The City of Portland and Multnomah County Library (with an assist from Metro) have teamed up on a novel way to promote National Bike Month: They’re hosting an art contest with a grand prize of having the winners’ design installed as a bike lane character.
Ever notice how some of the bike lane symbols around town have extra special flair? Some are subtle little twists and others are nothing short than a work of art. It’s a tradition that the Portland Bureau of Transportation started back in 1999. And now four lucky young Portlanders will get a chance to have their vision turned into a piece of infrastructure.
The “Bike to Books” program kicked off this morning at the Hillsdale Library. With the library’s book bike (more on that later) parked in the entrance, over a dozen pre-schoolers were treated to a special, bike-themed storytime. Youth Librarian Barbara Head kept the kids entertained (no easy task at that age) with bike books and bike-themed songs. It’s all part of an effort to get people of all ages to bike to the library during the month of May.
Any Multnomah County resident in kindergarten to 12th grade can grab a coloring contest flyer from a library or online and give it your best shot. The contest is open all month long and entrants must return the finished art to a library branch. Four grand prize winners (one for each age category) will get their bike lane art installed. The second place prize is four passes to The Lumberyard Indoor Bike Park and third place gets a Nutcase helmet.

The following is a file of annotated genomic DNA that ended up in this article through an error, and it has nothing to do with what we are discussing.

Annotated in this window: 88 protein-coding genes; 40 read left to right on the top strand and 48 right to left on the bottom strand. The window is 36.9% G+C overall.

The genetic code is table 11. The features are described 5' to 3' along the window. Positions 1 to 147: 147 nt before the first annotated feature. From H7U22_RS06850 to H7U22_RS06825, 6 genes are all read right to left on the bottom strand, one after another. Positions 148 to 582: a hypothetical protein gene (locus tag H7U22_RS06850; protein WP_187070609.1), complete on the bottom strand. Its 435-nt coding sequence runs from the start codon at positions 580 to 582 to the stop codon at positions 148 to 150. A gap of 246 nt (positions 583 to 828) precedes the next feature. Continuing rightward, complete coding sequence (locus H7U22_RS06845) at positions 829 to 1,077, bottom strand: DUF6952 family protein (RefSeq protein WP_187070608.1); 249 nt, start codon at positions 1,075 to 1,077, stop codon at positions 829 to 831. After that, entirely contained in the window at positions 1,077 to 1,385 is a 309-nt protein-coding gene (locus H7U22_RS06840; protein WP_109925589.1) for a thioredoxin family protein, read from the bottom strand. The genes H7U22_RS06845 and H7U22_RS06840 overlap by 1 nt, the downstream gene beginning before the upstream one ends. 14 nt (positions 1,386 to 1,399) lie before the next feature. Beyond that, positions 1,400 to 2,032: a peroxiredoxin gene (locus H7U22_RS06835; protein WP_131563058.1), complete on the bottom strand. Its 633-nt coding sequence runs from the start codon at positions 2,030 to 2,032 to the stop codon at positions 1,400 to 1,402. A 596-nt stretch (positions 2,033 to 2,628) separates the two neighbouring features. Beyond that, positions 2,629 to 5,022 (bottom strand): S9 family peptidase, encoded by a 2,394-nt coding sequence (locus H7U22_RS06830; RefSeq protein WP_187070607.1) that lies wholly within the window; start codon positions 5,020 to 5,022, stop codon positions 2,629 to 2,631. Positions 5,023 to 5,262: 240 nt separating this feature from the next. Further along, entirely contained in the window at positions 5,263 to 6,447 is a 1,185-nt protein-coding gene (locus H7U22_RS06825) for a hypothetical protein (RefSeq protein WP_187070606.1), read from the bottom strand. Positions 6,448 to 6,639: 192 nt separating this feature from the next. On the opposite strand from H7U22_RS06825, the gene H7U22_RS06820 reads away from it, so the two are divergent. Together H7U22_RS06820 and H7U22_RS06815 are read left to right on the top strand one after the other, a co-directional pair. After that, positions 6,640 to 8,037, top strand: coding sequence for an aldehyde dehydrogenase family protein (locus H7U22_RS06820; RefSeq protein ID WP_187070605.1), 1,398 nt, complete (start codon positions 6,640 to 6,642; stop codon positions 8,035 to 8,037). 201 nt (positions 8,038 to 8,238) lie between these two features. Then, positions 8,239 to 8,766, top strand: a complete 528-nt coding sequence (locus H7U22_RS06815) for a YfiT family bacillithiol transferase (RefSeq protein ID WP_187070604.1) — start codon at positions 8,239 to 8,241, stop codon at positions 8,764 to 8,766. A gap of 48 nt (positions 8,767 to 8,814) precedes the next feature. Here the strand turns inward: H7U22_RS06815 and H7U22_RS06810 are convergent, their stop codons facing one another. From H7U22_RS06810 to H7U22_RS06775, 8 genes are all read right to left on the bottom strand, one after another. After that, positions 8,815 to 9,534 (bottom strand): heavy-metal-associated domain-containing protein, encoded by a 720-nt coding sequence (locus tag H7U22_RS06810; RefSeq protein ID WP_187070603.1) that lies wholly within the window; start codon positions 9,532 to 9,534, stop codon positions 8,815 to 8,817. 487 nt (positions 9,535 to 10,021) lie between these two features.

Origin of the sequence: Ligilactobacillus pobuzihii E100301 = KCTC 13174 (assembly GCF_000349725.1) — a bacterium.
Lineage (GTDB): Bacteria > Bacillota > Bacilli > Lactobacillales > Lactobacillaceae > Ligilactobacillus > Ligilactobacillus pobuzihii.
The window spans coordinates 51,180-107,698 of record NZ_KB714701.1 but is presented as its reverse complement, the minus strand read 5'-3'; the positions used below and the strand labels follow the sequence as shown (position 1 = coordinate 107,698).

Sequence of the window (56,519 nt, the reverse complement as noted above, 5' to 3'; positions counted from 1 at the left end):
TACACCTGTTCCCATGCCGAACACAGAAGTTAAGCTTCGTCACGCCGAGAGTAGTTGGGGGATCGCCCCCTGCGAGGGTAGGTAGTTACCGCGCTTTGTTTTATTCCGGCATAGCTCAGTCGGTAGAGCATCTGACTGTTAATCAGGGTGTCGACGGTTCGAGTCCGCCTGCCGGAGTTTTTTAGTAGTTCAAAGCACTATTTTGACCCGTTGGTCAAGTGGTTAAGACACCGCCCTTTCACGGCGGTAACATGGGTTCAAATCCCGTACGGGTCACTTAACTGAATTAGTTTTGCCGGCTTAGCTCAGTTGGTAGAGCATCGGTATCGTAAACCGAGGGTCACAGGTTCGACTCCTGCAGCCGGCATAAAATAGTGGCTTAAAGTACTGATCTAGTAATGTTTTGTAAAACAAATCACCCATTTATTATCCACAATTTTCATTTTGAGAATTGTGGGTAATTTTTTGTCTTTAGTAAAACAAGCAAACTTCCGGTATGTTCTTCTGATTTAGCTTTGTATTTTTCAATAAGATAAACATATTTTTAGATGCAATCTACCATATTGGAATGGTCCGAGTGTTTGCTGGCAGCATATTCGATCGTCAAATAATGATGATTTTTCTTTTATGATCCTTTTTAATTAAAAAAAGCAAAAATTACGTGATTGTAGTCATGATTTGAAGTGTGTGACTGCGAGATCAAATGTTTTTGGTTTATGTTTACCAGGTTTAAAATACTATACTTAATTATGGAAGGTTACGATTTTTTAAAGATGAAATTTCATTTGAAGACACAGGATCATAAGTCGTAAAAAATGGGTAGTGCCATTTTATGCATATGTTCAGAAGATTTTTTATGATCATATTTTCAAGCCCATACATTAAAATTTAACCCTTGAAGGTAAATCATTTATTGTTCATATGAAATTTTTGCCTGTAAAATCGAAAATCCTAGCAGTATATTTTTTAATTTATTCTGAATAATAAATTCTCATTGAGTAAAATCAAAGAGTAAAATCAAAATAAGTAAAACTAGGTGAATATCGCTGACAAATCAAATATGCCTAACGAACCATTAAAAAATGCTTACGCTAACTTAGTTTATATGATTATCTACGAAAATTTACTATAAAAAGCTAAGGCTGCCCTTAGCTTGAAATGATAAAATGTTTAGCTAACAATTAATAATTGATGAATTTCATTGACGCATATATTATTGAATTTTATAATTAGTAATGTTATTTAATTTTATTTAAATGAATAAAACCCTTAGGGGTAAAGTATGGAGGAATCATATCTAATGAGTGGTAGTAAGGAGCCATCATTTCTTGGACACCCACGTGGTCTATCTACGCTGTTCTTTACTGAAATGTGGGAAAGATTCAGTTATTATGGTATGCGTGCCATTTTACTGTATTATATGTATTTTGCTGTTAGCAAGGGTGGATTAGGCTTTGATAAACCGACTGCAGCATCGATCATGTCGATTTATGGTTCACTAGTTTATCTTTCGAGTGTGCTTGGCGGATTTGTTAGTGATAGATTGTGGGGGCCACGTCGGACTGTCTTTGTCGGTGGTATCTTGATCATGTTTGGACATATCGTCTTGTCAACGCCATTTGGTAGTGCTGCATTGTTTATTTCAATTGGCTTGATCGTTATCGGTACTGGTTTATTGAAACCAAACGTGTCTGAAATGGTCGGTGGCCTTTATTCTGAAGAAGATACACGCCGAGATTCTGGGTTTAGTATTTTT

Not everybody loved the local gas tax that Portland voters approved in May. But most Portlanders can probably agree that now that it exists, it ought to be spent as promised.
There’s a strong possibility that the tax might bring in more or less money than expected, or that the city might eventually consider changing the project list in ways that violate the implicit promise to voters that it made when it created the list.
If either of those things were to happen, the main watchdog institution will be a volunteer oversight committee that’s currently recruiting members.
There’s now a keyboard-ready alternative to the Portland Bureau of Transportation’s excellent 823-SAFE hotline.
The city’s hotline has a great reputation among those in the know, who use it for things as diverse as a poorly timed traffic signal or a low-hanging branch. Even on issues that can’t be fixed immediately, a history of reports about a given location can alert city staffers to a bigger project worth tackling.
(Photo © J. Maus/BikePortland)
Because 26th Avenue won’t be repaved for another year or two, the city will have time and data to try to persuade the Oregon Department of Transportation to reverse its decision.
The Portland Bureau of Transportation confirmed Thursday that it has agreed to remove the bike lanes from SE 26th Avenue near Powell in order to get the state’s approval for a new signal at 28th.